With no proven treatment for the coronavirus, and infections in New York topping 30,000, health experts say the Food and Drug Administration has moved with uncommon speed to authorize New York’s sweeping plan to distribute the drugs through hospital networks.
Planning for such a complex initiative would ordinarily take up to nine months, those experts say. In New York, the U.S. epicenter of the covid-19 pandemic, that timeline has been compressed into three days.
The effort has raised concerns among health experts about safety risks — including the danger of fatal heart arrhythmia and vision loss associated with the drugs — and of raising false hopes in the American public. But Trump’s direct intervention into complex medical issues, as well as New York Gov. Andrew M. Cuomo’s embrace of the strategy, has generated popular excitement about the drugs.
The attention by political leaders also has contributed to runs on supply and hoarding, which New York and other states have tried to block with executive orders restricting prescriptions.
New York will use three medications — hydroxychloroquine and chloroquine in combination with the antibiotic azithromycin — contributed by the Federal Emergency Management Agency and Amneal Pharmaceuticals, the state said. The first wave of patients will receive hydroxychloroquine and azithromycin.
Launching such a plan “is something that normally would have been done in six to nine months and we’re doing it in three or four days,” a New York state health official, who spoke on the condition of anonymity to discuss evolving plans candidly, said in an interview Wednesday.
Patient outcomes from the experiment will be gathered electronically and contribute to an “observational” trial being coordinated by the government, the official said. In an observational trial, which is considered less rigorous than a controlled trial comparing a treatment with a placebo, researchers see if a therapy is safe and effective by gathering and comparing the results in a large database.
In addition to mortality and overall recovery, the study will measure patients’ overall viral load, duration on a ventilator and number of days in the hospital.
The FDA would not comment on any aspects of the massive New York experimental effort, citing its own confidentiality rules.
Ground-level hospital administrators are scrambling to set up the reporting programs so outcome data from patients treated with the drugs can be reported back to the state and federal authorities.
“I have never seen anything like this. It is amazing how the country and everybody can pull together and come up with quick, innovative ways to try to attack it,” said Onisis Stefas, chief pharmacy officer for Northwell Health, which has 22 hospitals in New York and has already been using the anti-malarial drugs to treat patients on a “compassionate-use” basis.
“Everybody’s questioning it, and that’s why these studies need to be done to confirm it,” he said. “There aren’t a lot of other options out there.”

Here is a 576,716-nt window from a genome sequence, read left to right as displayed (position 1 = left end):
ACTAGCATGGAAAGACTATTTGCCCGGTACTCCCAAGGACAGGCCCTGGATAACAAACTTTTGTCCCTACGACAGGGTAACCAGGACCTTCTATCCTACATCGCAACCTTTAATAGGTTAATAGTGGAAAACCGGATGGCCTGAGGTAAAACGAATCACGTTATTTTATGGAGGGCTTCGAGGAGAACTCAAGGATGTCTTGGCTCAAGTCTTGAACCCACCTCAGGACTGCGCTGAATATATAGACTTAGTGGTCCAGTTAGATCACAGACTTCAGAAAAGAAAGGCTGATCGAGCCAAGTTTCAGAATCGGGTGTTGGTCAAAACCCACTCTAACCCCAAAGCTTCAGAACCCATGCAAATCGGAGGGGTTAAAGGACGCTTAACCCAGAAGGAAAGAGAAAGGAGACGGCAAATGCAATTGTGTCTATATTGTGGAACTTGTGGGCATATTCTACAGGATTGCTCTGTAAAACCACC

The initiative is freighted with equal parts hope and politics, which some health-care officials and states suggest are eclipsing science.
Nevada, via executive order, this week banned prescriptions of the drugs for the coronavirus until the results of rigorous clinical trials are known.
“We must deal with facts, not fiction,” Nevada’s chief state medical officer, Ishan Azzam, said. Nevada is among states trying to stop runs and hoarding that have depleted supply for people who need the treatments for established uses, including lupus patients. New York’s Cuomo in an executive order has also limited new prescriptions of the anti-malarial drugs to patients with previously approved FDA conditions and to coronavirus patients participating in state-sponsored experiments.
Despite some tantalizing early results, there is scant published evidence that the two anti-malarial drugs will have a benefit for coronavirus patients. More rigorous controlled clinical trials are being conducted in the United States, including in New York and Minnesota, and around the world to prove whether the drugs will work. Anthony S. Fauci, head of the National Institute of Allergy and Infectious Diseases, has repeatedly cautioned, from the same White House lectern as Trump, that indications of benefit so far are anecdotal.
But in the absence of viable alternatives, there has been a global rush to try the drugs. Doctors and hospitals have virtually wiped out U.S. supplies by prescribing them “off label."
The low-cost generic pills have been on the market for decades for malaria, lupus and rheumatoid arthritis. Many experts have said they believe they are relatively safe, although hydroxychloroquine can cause dangerous heart problems and some specialists recommend electrocardiogram screening tests, especially when used in combination with azithromycin. The Mayo Clinic issued a warning Wednesday that doctors need to determine which patients are at risk of potentially fatal arrhythmia before they prescribe the drugs.